Goddess of creation[edit]

The first group of primordial deities, the kotoamatsukami, and the seven generations of kami (kamiyonanayo) that emerged after them
The 'Eight Great Islands' (大八洲 Ōyashima) of Japan begotten by Izanami and Izanagi

The first gods Amenominakanushi and Kunitokotachi summoned two divine beings into existence, the male Izanagi and the female Izanami, and charged them with creating the first land. To help them do this, Izanagi and Izanami were given a spear decorated with jewels, named Amenonuhoko (heavenly spear). The two deities then went to the bridge between heaven and earth, Ame-no-ukihashi ("floating bridge of heaven"), and churned the sea below with the spear. When drops of salty water fell from the spear, Onogoroshima was created. They descended from the bridge of heaven and made their home on the island.[8]

Eventually they wished to be mated, so they built a pillar called Ame-no-mihashira (天の御柱,"pillar of heaven"; the mi- is an honorific prefix) and around it they built a palace called Yahiro-dono (八尋殿, one hiro is approximately 1.82 m, so the "eight-hiro-palace" would have been 14.56 m. In reality, "ya, was a sacred number to the Japanese, and may often be translated as ‘myriad’"[9]). Izanagi and Izanami circled the pillar in opposite directions and, when they met on the other side, Izanami spoke first in greeting. Izanagi did not think that this was proper, but they mated anyhow. They had two children, Hiruko ("leech-child"), who later came to be known in Shinto as the god Ebisu,[10] and Awashima, but they were born deformed and were not considered deities.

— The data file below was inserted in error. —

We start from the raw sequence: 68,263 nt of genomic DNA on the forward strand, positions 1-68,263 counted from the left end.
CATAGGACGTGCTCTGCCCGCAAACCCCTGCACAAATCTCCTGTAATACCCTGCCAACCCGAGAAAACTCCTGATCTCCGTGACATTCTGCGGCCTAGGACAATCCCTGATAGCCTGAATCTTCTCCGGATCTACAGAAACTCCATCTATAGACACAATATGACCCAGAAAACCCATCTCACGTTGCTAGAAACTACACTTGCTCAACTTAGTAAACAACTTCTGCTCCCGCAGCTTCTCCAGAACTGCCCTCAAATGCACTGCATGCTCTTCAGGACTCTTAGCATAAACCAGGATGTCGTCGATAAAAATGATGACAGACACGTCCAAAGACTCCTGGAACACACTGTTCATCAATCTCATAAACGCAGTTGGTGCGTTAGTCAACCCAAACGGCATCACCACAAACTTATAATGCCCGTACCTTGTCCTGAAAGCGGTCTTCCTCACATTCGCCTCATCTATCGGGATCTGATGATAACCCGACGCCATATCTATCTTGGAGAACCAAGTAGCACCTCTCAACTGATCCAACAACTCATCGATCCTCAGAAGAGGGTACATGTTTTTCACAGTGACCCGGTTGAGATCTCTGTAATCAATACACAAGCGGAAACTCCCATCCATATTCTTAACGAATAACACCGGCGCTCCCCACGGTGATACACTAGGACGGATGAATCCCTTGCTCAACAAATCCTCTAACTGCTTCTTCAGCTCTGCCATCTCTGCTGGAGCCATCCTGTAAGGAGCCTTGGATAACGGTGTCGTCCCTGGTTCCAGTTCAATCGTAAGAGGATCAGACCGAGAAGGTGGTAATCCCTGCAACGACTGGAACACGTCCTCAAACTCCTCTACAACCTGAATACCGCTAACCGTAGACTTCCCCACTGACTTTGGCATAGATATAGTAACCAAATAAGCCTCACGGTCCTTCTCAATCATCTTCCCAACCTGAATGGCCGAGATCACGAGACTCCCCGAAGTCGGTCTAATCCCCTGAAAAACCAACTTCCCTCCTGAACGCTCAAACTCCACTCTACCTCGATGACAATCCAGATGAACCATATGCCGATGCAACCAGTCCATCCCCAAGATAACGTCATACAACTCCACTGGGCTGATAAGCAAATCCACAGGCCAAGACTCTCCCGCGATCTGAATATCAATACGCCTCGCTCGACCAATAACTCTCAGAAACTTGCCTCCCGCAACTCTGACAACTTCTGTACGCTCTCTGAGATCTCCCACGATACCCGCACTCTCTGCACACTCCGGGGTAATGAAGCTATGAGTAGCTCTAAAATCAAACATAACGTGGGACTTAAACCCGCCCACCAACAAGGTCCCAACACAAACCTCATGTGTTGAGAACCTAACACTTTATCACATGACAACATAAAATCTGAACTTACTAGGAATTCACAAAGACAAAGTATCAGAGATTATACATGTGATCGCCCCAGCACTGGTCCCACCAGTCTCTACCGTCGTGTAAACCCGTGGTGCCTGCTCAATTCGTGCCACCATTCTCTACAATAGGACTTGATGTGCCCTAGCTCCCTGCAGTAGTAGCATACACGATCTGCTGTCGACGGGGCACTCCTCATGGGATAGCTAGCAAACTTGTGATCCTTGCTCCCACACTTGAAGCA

They put the children into a boat and set them out to sea, then petitioned the other gods for an answer as to what they did wrong. They were told that the male deity should have spoken first in greeting during the marriage ceremony. So Izanagi and Izanami went around the pillar again, this time Izanagi speaking first when they met, and their marriage was finally successful.